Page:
Mayetiola destructor Say
Appearance and Life History
Hessian fly may pose a serious threat to wheat, barley, and rye with wheat being the preferred host. Hessian fly is not a problem in oats.
It is the immature, maggot stage of the Hessian fly that causes injury to plants. The maggot can damage seedlings in the fall and overwintered plants in the spring by rasping the lower stem tissue and sucking the sap which oozes from the wound.
Hessian fly passes the winter as a full-grown maggot within a brown protective case known as a puparia or flaxseed. The flaxseed is protected behind the leaf sheath at the bottom of the stem of newly seeded wheat or volunteer wheat plants. The maggot remains inactive during the winter.
In the spring, shortly after the wheat breaks dormancy and begins to grow again, the maggot changes within the flaxseed into a pupa, emerging in a week or two as a small [less than 1/8 inch (3 mm) in length] black fly.
The fly does not cause any damage to small grains, but within three or four days of emergence, the female lays many reddish-tinted eggs in the grooves on the upper side of wheat leaves. Young maggots hatch in 3 to 10 days and move down the stems behind the leaf sheaths. Once they reach the lower part of the stems, they begin feeding. Once feeding begins, they stay in the feeding site. The maggots never enter the stem. However, infested stems usually break once the heads begin to fill, leading to reductions in yield.
Within two weeks, the maggot develops into the flaxseed stage. Typically, the maggot will be in its protective flaxseed form for several weeks before harvest of the wheat. Since the flaxseed is located in the lower portion of the stem, harvesting has little effect.
The maggot remains within the flaxseed in the dry stubble throughout most of the summer, emerging as a mature fly in the late summer or early autumn. The cycle continues as eggs are laid on volunteer wheat or newly seeded plants in the autumn.
Maggot feeding on small seedlings in the autumn causes severe injury to plants. Infested wheat is stunted, dark green, and its leaves are broader than normal. Such injured plants will never grow past the four-leaf stage and generally die during the winter.
Survey wheat at two stages for evidence of Hessian fly. First, check wheat in the seedling stage in the autumn, 18 to 21 days after the plants emerge. In each of 5 areas of the field, carefully examine 20 stems. Record the number of stems that exhibit the symptoms of Hessian fly maggot feeding damage. Determine the percentage of infested stems from the sample of 100 stems.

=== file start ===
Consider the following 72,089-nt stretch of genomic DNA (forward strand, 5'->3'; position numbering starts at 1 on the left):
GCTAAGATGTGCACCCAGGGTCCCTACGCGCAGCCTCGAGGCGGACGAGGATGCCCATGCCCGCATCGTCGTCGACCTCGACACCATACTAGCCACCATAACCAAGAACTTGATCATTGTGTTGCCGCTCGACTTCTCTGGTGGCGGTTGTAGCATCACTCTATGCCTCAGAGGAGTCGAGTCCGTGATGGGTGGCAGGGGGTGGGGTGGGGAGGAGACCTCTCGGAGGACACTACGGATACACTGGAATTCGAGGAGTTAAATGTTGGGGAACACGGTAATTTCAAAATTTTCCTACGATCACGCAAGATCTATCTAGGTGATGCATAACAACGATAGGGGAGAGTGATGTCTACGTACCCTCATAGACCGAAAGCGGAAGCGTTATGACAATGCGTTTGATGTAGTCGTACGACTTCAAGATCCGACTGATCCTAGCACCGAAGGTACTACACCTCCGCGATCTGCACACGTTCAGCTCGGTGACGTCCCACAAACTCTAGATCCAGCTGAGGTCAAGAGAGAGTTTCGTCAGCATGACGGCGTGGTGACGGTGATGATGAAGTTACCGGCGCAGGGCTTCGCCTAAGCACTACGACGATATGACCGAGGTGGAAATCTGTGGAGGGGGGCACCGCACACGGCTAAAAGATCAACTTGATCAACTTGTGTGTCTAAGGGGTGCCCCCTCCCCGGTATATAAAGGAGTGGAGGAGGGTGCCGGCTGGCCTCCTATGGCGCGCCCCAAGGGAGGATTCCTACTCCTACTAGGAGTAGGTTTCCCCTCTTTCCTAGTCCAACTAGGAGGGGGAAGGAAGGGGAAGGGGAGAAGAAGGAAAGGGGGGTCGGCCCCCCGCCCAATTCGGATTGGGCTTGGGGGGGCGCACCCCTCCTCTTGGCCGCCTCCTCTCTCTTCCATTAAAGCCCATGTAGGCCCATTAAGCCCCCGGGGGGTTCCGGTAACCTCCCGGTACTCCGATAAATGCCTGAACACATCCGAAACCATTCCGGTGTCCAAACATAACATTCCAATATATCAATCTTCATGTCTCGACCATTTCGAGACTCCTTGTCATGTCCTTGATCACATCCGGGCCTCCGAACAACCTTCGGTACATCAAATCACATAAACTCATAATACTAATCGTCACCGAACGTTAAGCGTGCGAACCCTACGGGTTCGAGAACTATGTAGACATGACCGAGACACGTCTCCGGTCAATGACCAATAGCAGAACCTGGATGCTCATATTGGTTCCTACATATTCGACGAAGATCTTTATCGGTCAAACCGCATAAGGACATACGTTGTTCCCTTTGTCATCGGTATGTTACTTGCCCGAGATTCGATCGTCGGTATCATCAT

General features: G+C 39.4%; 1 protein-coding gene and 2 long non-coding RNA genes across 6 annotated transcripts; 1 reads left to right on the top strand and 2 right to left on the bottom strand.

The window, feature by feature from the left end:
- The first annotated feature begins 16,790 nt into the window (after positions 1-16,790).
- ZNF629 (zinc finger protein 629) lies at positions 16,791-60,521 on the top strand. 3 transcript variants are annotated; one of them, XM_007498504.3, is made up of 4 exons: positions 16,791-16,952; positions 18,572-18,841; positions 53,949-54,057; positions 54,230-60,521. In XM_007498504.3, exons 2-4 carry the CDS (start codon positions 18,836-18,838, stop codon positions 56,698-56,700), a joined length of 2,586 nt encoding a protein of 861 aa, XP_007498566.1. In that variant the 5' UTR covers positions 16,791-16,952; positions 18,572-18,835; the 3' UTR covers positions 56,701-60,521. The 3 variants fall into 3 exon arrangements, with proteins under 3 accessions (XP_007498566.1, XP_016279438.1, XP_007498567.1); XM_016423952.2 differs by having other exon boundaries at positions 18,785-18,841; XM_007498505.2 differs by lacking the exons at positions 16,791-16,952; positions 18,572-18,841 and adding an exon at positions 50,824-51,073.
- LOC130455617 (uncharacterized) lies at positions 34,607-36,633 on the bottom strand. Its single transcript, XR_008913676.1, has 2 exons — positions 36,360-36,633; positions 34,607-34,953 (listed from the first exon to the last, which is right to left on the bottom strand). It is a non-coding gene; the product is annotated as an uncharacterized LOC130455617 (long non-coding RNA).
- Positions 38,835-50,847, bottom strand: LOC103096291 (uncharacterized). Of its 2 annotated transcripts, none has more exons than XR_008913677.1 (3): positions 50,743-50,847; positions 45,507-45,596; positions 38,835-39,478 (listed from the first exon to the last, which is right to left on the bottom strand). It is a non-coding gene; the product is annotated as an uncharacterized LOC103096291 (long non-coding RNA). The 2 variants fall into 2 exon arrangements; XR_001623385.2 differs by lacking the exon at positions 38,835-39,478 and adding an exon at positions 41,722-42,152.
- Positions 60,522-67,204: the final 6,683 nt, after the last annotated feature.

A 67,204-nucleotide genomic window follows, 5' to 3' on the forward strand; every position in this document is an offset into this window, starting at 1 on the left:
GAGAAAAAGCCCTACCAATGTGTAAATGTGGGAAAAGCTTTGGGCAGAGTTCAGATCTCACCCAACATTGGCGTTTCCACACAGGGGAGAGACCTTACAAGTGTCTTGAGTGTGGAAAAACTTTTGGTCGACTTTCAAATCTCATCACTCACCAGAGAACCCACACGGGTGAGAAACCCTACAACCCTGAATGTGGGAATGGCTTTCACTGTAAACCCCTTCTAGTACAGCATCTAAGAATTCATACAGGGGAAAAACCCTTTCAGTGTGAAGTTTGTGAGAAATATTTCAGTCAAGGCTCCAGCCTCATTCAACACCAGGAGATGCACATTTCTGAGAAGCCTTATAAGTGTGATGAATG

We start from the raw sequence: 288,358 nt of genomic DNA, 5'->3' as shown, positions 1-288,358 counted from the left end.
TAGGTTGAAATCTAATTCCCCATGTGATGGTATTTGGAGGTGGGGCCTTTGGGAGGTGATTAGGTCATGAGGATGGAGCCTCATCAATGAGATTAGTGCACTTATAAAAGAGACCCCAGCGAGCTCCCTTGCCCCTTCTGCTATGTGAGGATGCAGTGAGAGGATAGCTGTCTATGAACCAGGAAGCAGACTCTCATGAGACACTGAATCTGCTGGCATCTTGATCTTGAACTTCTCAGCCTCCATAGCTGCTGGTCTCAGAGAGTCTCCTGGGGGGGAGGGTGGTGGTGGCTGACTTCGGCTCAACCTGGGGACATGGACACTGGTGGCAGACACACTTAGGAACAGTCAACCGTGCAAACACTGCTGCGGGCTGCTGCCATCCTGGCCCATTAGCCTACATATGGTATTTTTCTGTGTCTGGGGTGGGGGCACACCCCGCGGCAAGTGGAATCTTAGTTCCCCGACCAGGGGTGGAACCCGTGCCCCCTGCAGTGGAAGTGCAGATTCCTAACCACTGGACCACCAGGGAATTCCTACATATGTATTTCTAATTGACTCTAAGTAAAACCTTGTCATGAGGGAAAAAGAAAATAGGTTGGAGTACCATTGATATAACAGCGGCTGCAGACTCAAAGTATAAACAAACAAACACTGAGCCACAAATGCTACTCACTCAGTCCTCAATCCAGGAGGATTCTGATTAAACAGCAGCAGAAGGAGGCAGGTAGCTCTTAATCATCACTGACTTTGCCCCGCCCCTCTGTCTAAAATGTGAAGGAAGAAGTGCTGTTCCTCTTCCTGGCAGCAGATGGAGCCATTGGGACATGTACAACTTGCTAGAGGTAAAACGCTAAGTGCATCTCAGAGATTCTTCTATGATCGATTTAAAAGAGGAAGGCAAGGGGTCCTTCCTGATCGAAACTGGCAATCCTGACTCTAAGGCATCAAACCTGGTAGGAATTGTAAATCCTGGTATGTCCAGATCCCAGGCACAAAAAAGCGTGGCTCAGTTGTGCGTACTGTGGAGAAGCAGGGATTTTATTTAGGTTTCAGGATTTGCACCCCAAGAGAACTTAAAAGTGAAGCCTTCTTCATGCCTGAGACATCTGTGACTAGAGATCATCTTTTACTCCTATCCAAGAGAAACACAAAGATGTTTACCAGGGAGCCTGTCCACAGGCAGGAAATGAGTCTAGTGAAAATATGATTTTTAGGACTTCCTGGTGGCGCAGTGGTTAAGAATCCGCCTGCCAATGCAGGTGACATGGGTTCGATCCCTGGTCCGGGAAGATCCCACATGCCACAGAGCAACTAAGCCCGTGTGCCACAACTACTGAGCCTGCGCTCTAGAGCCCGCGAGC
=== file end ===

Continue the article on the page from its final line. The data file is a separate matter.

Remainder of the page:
Follow the same sampling pattern in the spring when the wheat heads just begin to fill. However, during your spring inspection(s), determine the number of broken stems out of the 100 stems sampled. Use this number to calculate the percentage of infested stems.
Small Grains Insect Control Recommendations: E-series 220-W (PDF)
No economic thresholds have been established for Hessian fly. Once the infestation is apparent, the damage has been done and no treatment will reduce the losses to the crop.
Until definite threshold guidelines are established, any level of Hessian fly infestation in this year's wheat crop demands that the next crop be planted to the most up-to-date Hessian fly-resistant varieties after the "fly- free" date for that particular locale (see map below).
The fly-free date marks the time when Hessian fly is (generally) no longer active in the fall. However, the continuation of warm weather into the late summer and early autumn may extend Hessian fly activity beyond the average fly-free date. Thus, it is essential to plant resistant wheat varieties, even after the fly-free date. Planting wheat after the fly-free date also reduces the impact of many wheat diseases.
Average Hessian fly-free dates in Indiana
If control is necessary, contact your state Cooperative Extension Service or click here for control materials and rates.